All right, retired LAPD Sergeant Cheryl Dorsey, thanks so much for getting up with us. Appreciate it.
DORSEY: Thank you.
JARRETT: All right. COVID boosters could be available for older Americans as soon as today if you haven't gotten it already.
ROMANS: And the feds are ready to pull back on emergency pandemic-era support. What it means for you.
[05:13:05] ROMANS: All right. More booster shots of Pfizer vaccine now have the green light from the FDA. Overnight, the FDA granted emergency use authorization, but only for people 65 and up, or at high risk for severe disease, or whose jobs put them at risk for infection, like teachers and health care workers.
CDC researchers say vaccine protection has declined with the delta variant especially in older people who were given their initial shots earlier in the rollout.
JARRETT: The CDC vaccine advisers will meet to give their final recommendation. The CDC director will sign off and people can start getting their shots.
So, what about younger people?
Here's former FDA Commissioner Scott Gottlieb.
(BEGIN VIDEO CLIP)
DR. SCOTT GOTTLIEB, FORMER FDA COMMISSIONER: I suspect what's going to happen is we'll continue to collect data on this cohort, 65 and over, and other people who are made eligible. And eventually the agency may walk down the authorization to younger age cohorts depending on what they learn from the data set here in the United States.
(END VIDEO CLIP)
JARRETT: The CDC and FDA have already okayed third doses for immunocompromised people.
ROMANS: In Florida, there is a new surgeon jen in charge of the state and he's already relaxing health precautions in schools. Originally, the Palm Beach School Board had required masks in schools. Now it is reversing course after the state issued a new rule allowing parents to send their kids back to school if they've been exposed to COVID as long as they have no symptoms. Remember, the CDC says people can spread COVID two days before they are symptomatic.
(BEGIN VIDEO CLIP)
FRANK BARBIERI, CHAIRMAN, PALM BEACH COUNTY SCHOOL BOARD: The new surgeon general, he's changed the decision so now we've modified our policy to meet the new surgeon general's decision three. So, if parents who don't want their children to go home that are otherwise, we keep them in school.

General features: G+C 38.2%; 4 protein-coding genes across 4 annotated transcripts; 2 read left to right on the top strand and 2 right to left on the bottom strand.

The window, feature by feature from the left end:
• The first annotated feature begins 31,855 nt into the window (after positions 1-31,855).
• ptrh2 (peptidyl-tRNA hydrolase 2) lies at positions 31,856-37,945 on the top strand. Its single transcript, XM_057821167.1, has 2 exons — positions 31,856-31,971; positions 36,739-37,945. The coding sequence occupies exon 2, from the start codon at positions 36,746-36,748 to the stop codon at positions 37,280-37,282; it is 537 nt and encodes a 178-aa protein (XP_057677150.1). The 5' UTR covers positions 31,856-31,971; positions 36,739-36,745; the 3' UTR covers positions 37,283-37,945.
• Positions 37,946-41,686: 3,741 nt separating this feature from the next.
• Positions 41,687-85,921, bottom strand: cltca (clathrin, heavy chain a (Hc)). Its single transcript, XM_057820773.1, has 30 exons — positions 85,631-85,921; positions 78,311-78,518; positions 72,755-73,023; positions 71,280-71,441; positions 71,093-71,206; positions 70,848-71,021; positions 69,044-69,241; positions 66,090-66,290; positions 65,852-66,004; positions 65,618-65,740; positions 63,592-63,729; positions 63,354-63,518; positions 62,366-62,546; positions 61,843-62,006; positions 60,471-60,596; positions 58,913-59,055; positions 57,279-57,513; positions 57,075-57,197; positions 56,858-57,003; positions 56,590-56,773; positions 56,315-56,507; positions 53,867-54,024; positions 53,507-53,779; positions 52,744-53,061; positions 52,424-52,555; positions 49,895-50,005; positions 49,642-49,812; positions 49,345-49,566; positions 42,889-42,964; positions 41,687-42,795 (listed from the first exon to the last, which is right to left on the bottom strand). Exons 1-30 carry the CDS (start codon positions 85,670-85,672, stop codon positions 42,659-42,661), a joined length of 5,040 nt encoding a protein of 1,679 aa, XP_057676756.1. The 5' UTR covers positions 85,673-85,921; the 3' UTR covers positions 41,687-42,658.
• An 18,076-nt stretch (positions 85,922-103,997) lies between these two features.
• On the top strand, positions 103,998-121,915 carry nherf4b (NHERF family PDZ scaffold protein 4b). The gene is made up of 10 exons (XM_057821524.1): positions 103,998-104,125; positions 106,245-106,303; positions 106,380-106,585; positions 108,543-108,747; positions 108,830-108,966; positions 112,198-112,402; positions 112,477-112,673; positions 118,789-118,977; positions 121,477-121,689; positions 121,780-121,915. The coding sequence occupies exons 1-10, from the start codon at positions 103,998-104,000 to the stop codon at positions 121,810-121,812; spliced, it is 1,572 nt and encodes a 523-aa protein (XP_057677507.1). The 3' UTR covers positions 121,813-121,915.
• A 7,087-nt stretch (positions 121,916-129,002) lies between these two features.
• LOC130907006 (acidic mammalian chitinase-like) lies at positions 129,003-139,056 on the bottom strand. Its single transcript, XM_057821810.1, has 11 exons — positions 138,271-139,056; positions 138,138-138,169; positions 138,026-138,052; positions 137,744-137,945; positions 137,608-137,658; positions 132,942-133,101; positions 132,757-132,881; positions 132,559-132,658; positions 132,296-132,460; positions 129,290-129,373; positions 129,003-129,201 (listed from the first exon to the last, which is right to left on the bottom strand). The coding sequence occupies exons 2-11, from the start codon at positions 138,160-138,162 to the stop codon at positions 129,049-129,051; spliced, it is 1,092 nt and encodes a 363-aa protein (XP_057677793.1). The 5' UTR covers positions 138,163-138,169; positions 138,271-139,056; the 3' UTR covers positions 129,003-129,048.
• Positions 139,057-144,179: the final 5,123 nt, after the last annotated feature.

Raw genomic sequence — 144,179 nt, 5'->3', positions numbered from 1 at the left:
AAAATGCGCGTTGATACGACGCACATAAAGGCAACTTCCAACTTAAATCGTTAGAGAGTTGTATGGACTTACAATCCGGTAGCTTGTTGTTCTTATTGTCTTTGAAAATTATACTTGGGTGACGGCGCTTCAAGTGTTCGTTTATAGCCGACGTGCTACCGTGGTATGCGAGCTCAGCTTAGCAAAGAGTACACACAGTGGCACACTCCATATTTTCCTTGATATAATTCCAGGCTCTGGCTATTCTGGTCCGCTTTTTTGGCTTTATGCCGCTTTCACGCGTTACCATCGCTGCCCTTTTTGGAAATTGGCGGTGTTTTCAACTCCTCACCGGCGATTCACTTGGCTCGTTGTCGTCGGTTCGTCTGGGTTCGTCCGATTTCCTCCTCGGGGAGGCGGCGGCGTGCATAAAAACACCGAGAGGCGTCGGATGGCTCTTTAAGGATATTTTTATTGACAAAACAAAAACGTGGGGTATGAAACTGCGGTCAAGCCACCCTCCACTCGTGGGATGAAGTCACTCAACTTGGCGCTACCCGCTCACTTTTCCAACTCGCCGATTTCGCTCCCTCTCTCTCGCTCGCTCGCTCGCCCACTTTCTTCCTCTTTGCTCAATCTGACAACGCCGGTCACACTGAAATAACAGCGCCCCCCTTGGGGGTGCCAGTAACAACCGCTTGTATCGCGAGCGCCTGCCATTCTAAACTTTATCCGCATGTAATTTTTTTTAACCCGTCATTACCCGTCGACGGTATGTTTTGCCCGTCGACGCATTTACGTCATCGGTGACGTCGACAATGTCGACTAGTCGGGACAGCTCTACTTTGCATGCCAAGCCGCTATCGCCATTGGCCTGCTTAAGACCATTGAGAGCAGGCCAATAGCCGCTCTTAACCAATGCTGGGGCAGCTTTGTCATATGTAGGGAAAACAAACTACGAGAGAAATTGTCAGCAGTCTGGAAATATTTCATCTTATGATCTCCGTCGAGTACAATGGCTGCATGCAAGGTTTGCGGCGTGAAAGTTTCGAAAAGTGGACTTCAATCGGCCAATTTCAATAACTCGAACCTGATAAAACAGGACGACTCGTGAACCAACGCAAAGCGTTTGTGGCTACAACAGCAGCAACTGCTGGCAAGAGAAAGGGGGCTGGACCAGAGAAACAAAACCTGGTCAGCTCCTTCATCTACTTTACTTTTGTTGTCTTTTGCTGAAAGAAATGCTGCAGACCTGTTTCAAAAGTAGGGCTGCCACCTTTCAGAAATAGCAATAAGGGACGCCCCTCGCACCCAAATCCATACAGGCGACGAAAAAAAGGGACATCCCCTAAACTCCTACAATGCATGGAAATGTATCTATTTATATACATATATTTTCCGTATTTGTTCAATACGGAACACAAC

(END VIDEO CLIP)
JARRETT: Meantime, more than 50 University of Georgia faculty member have announced plans to mandate masks in their classrooms, though they say they face possible punishment for violating the university's policy. In New Jersey, there have been virus outbreaks in 22 school districts this week alone, and 102 students and staff tested positive.
And this year's New York City marathon will require proof of vaccination or negative COVID test. The race will have fewer runners with staggered start times.
ROMANS: All right, the Fed, the Federal Reserve is signaling the end is near for all of that emergency COVID stimulus. The economy can stand on its own.
(BEGIN VIDEO CLIP)
JEROME POWELL, CHAIRMAN, FEDERAL RESERVE: If progress continues broadly as expected, the committee judges that a moderation in the patience of asset purchases may soon be warranted.
(END VIDEO CLIP)
ROMANS: Those asset purchases, $120 billion in bond buying a month, the Fed will start to slow that pace, though it hasn't done it quite yet. We're looking to maybe next month's meeting in November, the next meeting. The Fed carefully signaling the end of this emergency era is coming.
The central bank also left interest rates unchanged for now, but signaled it could raise rates in 2022, a year earlier than expected. Maybe lengthier higher inflation for a time here is the reason. Once the fed starts pulling back asset purchases and interest rates start rising again, that means higher rates for you for credit cards, mortgages and car loans. Fed officials downloaded GDP forecast for this year, estimating growth at 5.9 percent, still a robust rebound.
But down from the 7 percent the Fed had projected all the way back in June. It revised from 2022 to 3.8 percent. That's up a bit.
Fed Chair Jerome Powell also underscored the importance of raising the debt ceiling. He said the U.S. should not default on any of its obligations. Moody's Analytics warns a U.S. default would wipe out nearly 6 million jobs and raise the unemployment rate to nearly 9 percent, setting back progress made in the labor market as it climbs back from the pandemic crash of last year.